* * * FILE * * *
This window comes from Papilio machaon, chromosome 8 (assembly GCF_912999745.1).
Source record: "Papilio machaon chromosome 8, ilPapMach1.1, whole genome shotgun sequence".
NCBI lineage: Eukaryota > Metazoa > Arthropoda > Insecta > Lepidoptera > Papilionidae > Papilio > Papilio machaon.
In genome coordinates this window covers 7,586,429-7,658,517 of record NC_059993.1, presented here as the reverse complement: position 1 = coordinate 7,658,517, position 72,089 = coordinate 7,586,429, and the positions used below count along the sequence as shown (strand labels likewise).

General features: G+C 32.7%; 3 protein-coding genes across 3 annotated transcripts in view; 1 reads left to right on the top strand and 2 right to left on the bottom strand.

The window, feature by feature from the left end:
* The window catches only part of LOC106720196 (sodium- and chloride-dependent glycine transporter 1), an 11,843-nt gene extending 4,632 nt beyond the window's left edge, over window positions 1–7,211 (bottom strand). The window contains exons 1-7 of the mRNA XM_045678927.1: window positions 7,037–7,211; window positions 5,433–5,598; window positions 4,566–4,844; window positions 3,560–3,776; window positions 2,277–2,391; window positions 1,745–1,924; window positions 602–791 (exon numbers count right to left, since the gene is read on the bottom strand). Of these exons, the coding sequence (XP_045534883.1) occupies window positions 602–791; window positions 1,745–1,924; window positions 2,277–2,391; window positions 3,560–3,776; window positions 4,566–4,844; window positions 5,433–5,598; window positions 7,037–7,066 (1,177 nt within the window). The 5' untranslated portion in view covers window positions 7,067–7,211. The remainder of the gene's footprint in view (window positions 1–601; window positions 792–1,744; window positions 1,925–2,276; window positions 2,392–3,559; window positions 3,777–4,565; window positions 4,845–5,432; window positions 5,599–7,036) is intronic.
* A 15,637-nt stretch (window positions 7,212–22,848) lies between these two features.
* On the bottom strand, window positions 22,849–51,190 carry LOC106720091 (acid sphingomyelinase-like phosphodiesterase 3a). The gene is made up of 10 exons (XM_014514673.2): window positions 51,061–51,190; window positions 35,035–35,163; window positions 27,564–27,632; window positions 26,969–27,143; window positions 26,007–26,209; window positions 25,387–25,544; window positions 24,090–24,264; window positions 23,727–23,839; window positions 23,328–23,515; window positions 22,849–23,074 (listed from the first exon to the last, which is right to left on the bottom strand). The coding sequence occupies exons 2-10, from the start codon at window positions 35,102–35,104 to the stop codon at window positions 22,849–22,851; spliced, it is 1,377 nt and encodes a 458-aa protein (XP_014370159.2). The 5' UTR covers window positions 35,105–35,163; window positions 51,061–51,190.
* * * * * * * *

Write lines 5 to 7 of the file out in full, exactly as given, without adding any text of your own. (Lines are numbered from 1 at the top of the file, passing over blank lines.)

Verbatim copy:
General features: G+C 32.7%; 3 protein-coding genes across 3 annotated transcripts in view; 1 reads left to right on the top strand and 2 right to left on the bottom strand.

The window, feature by feature from the left end:
* The window catches only part of LOC106720196 (sodium- and chloride-dependent glycine transporter 1), an 11,843-nt gene extending 4,632 nt beyond the window's left edge, over window positions 1–7,211 (bottom strand). The window contains exons 1-7 of the mRNA XM_045678927.1: window positions 7,037–7,211; window positions 5,433–5,598; window positions 4,566–4,844; window positions 3,560–3,776; window positions 2,277–2,391; window positions 1,745–1,924; window positions 602–791 (exon numbers count right to left, since the gene is read on the bottom strand). Of these exons, the coding sequence (XP_045534883.1) occupies window positions 602–791; window positions 1,745–1,924; window positions 2,277–2,391; window positions 3,560–3,776; window positions 4,566–4,844; window positions 5,433–5,598; window positions 7,037–7,066 (1,177 nt within the window). The 5' untranslated portion in view covers window positions 7,067–7,211. The remainder of the gene's footprint in view (window positions 1–601; window positions 792–1,744; window positions 1,925–2,276; window positions 2,392–3,559; window positions 3,777–4,565; window positions 4,845–5,432; window positions 5,599–7,036) is intronic.